rsync is invoked like this:

rsync options source destination

Where source and destination are one of the following:

  • A local file or directory.
  • A remote file or directory in the form of [user@]host:path.
  • A remote rsync server specified with a URI of rsync://[user@] host[:port]/path.

Note that either the source or the destination must be a local file. Remote-to-remote copying is not supported.

Let’s try rsync on some local files.

[user@linux ~]$ mkdir -p test/source_dir test/destination_dir && cd test

Next, we’ll synchronize the source_dir directory with a corresponding copy in destination_dir.

[user@linux ~]$ rsync -av source_dir destination_dir

If we only want to copy the contents of source_dir directory we can append a trailing / or /* to the source directory name.

[user@linux ~]$ rsync -av source_dir/ destination_dir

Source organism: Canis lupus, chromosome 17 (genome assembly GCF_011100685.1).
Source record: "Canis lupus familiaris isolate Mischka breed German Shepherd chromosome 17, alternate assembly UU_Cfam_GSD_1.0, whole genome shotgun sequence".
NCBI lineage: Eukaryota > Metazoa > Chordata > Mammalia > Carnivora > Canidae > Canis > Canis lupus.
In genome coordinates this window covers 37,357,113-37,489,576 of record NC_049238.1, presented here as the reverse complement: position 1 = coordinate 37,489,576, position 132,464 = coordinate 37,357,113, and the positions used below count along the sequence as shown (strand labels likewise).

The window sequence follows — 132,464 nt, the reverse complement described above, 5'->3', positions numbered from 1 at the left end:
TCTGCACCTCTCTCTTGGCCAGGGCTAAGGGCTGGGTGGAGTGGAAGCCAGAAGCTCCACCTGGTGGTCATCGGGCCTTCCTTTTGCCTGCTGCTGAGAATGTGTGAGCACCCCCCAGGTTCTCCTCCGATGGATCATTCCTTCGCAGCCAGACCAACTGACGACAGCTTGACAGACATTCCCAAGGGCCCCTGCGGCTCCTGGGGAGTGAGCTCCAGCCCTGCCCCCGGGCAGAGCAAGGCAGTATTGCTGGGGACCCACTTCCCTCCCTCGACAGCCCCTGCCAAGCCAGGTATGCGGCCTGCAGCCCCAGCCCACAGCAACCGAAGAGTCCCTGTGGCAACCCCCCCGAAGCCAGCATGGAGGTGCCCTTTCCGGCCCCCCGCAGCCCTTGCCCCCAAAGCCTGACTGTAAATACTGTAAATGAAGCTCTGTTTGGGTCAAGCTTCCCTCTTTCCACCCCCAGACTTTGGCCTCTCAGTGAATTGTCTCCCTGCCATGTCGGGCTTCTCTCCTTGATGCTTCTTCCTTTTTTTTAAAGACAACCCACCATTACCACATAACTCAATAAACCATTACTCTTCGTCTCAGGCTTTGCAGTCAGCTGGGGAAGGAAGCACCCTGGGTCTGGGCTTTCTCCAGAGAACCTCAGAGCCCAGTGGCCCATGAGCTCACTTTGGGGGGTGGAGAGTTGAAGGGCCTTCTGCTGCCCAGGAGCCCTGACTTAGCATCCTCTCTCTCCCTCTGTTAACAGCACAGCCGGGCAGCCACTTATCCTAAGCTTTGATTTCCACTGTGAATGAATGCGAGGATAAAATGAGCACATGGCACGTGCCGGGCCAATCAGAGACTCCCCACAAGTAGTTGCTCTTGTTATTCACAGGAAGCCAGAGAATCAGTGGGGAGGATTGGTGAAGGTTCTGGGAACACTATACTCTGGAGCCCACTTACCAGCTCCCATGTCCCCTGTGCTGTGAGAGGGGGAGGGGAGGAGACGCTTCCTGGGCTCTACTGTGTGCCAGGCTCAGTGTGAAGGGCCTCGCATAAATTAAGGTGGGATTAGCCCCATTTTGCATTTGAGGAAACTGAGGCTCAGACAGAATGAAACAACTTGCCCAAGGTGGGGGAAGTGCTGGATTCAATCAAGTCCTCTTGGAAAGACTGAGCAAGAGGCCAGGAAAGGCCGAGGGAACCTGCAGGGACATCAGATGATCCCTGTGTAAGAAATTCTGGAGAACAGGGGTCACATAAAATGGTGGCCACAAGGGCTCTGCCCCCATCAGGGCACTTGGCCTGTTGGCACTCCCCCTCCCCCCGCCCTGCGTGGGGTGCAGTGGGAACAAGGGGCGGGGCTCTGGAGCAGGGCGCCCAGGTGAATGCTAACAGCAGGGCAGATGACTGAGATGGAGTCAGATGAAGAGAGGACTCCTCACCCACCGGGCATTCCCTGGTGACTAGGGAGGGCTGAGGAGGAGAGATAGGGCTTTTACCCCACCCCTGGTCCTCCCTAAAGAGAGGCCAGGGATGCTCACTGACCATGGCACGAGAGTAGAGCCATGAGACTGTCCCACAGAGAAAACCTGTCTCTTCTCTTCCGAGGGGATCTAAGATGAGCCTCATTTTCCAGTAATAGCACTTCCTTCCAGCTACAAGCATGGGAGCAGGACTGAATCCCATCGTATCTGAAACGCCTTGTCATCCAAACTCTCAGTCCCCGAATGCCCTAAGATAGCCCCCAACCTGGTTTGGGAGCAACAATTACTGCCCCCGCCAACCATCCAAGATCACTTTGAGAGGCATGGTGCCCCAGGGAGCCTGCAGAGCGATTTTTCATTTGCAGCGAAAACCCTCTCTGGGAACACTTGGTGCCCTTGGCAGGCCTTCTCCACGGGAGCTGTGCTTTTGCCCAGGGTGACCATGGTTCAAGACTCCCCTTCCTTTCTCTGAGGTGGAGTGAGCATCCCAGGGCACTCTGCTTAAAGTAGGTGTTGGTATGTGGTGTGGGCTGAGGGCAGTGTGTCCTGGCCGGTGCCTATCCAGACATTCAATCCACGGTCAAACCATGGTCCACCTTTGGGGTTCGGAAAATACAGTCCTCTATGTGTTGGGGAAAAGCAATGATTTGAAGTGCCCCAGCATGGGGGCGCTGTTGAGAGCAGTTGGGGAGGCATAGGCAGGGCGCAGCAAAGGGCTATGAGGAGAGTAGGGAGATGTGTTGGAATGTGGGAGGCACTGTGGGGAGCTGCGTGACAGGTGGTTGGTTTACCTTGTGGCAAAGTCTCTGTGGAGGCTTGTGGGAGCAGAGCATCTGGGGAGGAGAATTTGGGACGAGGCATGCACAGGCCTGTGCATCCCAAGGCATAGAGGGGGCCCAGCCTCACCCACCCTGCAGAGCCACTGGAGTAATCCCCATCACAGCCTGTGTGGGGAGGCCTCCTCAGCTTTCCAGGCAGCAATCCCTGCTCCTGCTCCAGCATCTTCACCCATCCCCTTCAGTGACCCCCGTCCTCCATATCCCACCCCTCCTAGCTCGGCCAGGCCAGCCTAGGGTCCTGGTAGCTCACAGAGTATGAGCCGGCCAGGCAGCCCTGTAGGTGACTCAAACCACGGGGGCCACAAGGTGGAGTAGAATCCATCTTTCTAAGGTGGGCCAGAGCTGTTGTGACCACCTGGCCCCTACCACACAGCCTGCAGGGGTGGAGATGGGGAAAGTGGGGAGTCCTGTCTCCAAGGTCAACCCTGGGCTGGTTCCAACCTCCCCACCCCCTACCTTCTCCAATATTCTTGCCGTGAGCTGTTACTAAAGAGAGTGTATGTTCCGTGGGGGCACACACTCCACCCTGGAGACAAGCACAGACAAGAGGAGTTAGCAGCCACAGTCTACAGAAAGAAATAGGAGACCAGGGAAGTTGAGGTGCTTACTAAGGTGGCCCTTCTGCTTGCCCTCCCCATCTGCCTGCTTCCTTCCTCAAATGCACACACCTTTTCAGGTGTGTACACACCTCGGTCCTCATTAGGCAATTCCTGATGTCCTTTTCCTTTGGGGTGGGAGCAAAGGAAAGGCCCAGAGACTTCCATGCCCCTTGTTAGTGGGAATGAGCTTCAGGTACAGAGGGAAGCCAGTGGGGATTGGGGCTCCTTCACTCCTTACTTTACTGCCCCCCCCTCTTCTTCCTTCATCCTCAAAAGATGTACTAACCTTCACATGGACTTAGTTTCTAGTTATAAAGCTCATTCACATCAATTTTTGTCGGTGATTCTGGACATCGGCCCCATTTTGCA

We’ve included both the -a option (for archiving—causes recursion and preservation of file attributes) and the -v option (verbose output) to make a mirror of the source_dir directory within destination_dir. While the command runs, we will see a list of the files and directories being copied. At the end, we will see a summary message like this indicating the amount of copying performed:

sent 135759 bytes  received 57870 bytes  387258.00 bytes/sec
total size is 3230  speedup is 0.02

If we run the command again, we will see a different result.

[user@linux ~]$ rsync -av source_dir destination_dir
building file list ... done

sent 22635 bytes  received 20 bytes  45310.00 bytes/sec